Background Measurement of physical growth and body composition are used to monitor growth and nutrition status in infants. Bioelectrical impedance analysis (BIA), quantitative ultrasound (QUS), and dual energy x-ray absorptiometry (DEXA) are non-invasive methods that have been used independently in neonates to determine bone and body composition. Cross-validation of these methods in infants has not been reported.
Purpose To cross-validate three non-invasive methods (BIA, QUS, and DEXA) of bone and body composition in healthy infants and children ages 0-36 months.
Design A cross-sectional sample of healthy white, non-Hispanic (n = 78; 35 M) and Hispanic (n = 91; 50 M) infants and young children stratified by age (0 M, n = 51; 6 M, n = 39; 12 M, n = 45, and 36 M, n = 34) were studied. Height, weight, total body water (TBW = 0.76 + 0.18 (ht2 /z) + 0.39Wt) by BIA (Quantum II, RJL Systems), and speed of sound of the tibia (SOS, MHz) by QUS (Sunlight Omnisense 7000) were measured. Bone area, mineral content, and density (BA, cm2, BMC, g and BMD, g/cm2) of the proximal forearm by peripheral DEXA (pDEXA, Norland Medical Systems) were determined for all newborn infants and whole body DEXA (Hologic 4500A) was obtained in a subset of subjects at 0 M (n = 22) and 36 M (n = 5). The strength of the relationships between BIA and DEXA measures of fat-free mass and QUS and DEXA measures of bone were evaluated by Pearson correlations.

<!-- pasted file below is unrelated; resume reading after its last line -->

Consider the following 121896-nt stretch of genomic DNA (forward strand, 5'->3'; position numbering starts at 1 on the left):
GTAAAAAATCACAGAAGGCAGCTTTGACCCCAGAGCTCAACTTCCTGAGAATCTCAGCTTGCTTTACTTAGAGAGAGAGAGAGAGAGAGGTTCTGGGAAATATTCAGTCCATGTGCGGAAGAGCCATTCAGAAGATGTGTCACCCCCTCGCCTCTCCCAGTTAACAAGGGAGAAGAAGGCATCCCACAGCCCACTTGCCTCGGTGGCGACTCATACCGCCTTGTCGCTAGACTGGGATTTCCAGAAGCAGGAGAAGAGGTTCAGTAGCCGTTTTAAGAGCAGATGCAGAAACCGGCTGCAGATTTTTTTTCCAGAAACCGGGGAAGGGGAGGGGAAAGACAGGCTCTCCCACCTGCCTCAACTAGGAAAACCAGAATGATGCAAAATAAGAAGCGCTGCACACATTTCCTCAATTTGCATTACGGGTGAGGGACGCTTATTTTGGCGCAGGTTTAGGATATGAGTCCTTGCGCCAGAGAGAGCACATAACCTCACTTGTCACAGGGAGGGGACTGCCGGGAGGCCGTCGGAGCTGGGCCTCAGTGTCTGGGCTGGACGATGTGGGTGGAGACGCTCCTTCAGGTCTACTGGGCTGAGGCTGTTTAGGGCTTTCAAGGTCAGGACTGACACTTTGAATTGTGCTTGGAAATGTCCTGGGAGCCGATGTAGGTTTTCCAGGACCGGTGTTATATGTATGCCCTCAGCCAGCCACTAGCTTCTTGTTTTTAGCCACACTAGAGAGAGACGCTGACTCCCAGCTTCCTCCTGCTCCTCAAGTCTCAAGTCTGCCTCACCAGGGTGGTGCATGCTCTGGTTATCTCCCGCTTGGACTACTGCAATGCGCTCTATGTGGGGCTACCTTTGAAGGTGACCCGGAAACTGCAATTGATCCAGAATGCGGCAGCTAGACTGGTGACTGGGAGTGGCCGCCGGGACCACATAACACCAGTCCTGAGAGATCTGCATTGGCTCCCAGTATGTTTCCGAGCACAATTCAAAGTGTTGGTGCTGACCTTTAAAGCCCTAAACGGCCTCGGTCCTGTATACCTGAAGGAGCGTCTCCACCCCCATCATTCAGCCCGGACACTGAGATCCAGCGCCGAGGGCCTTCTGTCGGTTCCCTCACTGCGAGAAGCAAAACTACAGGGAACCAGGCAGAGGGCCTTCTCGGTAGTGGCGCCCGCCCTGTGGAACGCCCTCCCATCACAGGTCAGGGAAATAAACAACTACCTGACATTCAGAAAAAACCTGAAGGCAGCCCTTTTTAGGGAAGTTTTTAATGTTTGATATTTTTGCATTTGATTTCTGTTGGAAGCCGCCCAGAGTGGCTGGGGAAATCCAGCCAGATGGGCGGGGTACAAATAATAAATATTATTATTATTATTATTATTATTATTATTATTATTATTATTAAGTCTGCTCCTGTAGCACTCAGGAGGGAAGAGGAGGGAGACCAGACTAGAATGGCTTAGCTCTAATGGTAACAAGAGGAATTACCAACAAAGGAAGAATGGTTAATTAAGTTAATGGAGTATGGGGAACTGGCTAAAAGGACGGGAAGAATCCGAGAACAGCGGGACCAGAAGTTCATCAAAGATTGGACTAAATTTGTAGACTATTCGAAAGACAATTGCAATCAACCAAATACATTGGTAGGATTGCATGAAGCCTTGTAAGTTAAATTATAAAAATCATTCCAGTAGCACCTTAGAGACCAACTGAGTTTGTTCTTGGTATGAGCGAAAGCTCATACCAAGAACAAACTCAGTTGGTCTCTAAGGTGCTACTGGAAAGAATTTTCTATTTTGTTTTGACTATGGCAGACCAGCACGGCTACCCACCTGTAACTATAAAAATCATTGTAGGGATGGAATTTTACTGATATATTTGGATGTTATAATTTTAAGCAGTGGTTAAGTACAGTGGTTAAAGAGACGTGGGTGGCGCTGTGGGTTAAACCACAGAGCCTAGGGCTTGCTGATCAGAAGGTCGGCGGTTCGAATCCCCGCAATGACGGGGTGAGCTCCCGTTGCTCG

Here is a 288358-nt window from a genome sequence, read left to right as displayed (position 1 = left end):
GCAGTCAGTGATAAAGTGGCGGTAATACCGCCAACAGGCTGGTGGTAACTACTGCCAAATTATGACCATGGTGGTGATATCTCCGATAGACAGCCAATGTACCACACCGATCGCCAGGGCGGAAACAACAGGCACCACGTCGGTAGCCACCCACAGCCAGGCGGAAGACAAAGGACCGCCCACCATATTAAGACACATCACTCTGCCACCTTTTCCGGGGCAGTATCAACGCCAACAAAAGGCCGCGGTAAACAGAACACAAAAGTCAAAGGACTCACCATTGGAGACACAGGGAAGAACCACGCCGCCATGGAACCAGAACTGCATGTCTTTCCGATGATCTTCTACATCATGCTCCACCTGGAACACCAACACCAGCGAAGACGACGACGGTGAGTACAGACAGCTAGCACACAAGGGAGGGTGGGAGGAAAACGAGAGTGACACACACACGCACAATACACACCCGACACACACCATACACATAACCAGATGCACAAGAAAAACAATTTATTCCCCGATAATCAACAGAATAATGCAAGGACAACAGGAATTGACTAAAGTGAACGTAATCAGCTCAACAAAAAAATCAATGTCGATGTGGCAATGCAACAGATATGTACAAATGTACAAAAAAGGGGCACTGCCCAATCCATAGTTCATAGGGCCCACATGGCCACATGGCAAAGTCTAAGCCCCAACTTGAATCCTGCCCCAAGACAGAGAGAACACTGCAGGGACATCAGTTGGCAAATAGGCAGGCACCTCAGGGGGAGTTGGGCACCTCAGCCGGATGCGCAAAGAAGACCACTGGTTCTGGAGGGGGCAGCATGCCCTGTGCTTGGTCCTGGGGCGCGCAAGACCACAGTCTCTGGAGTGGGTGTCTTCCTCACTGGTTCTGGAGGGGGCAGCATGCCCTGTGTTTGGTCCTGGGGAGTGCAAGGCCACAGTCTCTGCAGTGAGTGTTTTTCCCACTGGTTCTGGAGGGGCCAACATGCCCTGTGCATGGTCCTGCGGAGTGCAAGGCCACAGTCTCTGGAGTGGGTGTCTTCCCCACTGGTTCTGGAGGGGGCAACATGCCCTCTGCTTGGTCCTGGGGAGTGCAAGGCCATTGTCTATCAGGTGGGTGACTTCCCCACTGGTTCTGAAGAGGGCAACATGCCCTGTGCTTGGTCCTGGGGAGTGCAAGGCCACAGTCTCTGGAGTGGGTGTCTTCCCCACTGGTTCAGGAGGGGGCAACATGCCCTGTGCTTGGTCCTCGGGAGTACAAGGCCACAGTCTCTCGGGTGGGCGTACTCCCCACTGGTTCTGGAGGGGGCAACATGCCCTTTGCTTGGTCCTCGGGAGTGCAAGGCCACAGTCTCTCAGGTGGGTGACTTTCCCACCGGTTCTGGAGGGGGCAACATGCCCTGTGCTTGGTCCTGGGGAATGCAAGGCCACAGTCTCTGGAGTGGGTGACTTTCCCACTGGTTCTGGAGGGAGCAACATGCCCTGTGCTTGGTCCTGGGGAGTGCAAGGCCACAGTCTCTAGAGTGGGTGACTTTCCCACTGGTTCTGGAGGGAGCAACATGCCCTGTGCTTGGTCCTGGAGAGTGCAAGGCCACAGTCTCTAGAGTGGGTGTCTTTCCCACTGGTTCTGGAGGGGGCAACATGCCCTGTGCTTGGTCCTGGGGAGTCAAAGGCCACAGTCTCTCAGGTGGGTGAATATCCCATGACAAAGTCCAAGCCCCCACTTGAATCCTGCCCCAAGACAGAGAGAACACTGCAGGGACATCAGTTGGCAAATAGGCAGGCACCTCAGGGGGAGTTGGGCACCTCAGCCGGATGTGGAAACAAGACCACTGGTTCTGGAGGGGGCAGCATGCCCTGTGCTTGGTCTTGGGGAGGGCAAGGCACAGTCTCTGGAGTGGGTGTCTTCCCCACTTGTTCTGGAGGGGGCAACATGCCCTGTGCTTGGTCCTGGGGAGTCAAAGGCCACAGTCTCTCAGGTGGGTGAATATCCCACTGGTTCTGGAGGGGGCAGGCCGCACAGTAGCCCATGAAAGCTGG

Results Weight and height did not differ by gender although mean height was greater in white, non-Hispanic subjects (65.0 ± 2.9 cm vs 58.2 ± 11.6 cm; p = .01). Age, weight, and height were positively associated with TBW, SOS, and whole body FFM by DEXA (r 2= .73-.99, p = .001). Whole body fat-free mass by DEXA was strongly related to TBW by BIA (r 2= .99, p = .001). Tibia bone strength by QUS was positively correlated with both proximal forearm and whole body BMC (r 2= .72, p = .001) and inversely related to whole body BMD (r 2= -.60, p = .001).
Conclusion BIA and QUS appear to provide valid assessments of lean and bone mass, respectively, in healthy infants and young children. Furthermore, the absence of radiation exposure, decreased cost, and portability are potential advantages of the BIA and QUS methods over x-ray technologies.
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